Professor Jane Winn recently published a chapter in the book, Challenges of Privacy and Data Protection Law – Perspectives of European and North American Law [Défis du droit à la protection de la vie privée] (Cahiers du Centre de Recherches Informatique et Droit, Bruylant, 2008).
Professor Winn’s chapter, entitled “Can a Duty of Information Security Become Special Protection for Sensitive Data Under U.S. Law?” discusses the United State’s approach to information privacy law. According to Winn, U.S. information privacy law is made up of a number of individual and very specific information security laws. Winn discusses the information privacy protections of the Fair Credit Reporting Act, the Video Privacy Protection Act, the Children’s Online Privacy Protection Act, the Health Insurance Portability and Accountability Act, the Gramm-Leach Bliley Act, and the Federal Information Security Management Act, in particular.
Winn asserts that the United States' piecemeal approach to creating information privacy laws has created a “de facto” category of sensitive data. European countries, on the other hand, have opted instead for a “de jure” category of sensitive data, created in part by Article 8 of the EU Data Protection Directive, which establishes a special category of sensitive data that is subject to higher levels of protection.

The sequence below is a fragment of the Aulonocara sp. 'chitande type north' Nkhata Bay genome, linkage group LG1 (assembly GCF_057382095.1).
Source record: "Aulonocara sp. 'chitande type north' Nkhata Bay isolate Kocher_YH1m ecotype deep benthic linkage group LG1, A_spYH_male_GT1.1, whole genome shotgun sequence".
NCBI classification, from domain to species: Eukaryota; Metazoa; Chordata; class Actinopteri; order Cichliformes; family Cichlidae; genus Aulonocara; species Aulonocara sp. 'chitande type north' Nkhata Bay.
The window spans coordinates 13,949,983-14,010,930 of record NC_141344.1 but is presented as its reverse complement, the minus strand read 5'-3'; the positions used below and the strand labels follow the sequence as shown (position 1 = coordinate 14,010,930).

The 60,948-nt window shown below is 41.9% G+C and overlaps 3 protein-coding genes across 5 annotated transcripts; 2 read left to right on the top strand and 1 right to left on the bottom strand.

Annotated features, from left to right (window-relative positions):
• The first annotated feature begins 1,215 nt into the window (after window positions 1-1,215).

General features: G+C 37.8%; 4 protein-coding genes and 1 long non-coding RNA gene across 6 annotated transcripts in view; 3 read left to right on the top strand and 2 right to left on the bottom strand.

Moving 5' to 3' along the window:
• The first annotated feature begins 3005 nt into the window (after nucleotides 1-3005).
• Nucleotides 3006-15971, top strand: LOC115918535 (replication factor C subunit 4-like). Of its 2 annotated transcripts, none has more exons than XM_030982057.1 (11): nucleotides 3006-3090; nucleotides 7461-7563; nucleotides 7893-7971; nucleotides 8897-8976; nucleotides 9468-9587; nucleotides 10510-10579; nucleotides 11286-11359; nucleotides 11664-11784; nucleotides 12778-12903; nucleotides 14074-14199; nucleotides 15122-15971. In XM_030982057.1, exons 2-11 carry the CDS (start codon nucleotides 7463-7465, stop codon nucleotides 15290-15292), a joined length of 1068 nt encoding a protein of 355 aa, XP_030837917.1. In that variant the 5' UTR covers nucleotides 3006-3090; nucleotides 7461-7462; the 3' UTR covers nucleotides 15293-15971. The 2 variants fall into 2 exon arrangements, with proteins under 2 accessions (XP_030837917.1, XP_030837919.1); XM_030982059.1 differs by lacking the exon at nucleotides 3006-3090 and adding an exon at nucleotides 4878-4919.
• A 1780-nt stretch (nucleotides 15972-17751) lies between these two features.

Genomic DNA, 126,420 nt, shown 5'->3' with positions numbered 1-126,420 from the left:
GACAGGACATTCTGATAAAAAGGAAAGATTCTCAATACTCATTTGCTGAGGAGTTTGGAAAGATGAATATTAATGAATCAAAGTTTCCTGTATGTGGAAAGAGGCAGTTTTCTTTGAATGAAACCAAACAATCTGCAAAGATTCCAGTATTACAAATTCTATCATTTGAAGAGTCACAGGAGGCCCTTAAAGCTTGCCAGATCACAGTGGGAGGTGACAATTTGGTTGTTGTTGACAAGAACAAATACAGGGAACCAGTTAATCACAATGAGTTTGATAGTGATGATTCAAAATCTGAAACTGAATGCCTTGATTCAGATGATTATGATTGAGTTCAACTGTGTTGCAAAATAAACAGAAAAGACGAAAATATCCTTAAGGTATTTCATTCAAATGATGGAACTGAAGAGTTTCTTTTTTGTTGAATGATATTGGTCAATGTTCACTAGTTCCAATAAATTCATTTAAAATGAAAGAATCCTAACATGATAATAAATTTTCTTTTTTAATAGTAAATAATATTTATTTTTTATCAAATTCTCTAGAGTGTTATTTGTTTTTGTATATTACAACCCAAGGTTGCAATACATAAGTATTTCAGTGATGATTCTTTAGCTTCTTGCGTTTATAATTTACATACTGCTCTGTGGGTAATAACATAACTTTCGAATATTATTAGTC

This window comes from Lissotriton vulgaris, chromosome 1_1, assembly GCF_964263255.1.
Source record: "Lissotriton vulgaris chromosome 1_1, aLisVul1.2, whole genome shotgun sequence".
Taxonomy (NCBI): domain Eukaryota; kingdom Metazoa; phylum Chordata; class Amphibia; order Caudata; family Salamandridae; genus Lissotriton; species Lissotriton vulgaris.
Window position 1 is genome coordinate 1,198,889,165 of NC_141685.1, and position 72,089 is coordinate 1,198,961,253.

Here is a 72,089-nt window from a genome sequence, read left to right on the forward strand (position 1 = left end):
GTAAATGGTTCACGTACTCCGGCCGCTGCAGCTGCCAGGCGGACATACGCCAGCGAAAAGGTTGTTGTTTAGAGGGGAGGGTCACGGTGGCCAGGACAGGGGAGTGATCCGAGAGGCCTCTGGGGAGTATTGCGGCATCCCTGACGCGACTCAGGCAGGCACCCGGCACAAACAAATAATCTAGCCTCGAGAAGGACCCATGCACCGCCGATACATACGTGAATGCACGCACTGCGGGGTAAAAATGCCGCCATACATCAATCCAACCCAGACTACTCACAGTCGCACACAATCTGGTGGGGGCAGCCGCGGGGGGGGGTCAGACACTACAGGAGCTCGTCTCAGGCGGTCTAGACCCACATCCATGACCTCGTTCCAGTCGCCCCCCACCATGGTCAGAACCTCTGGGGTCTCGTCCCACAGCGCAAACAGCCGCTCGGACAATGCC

Winn argues that emerging U.S. information security law “is not intended to prevent the collection and use of personal financial information, but rather to prevent clearly unauthorized uses. The commodification of personal financial information plays an essential role in the sociology of consumption in the US today, and few US consumers would support an information privacy law reform that would threaten to radically curtail their current consumption behavior” (p. 257).
To learn more about U.S. and European information privacy laws, check out Challenges of Privacy and Data Protection Law, available at Gallagher.
-- Rachel Turpin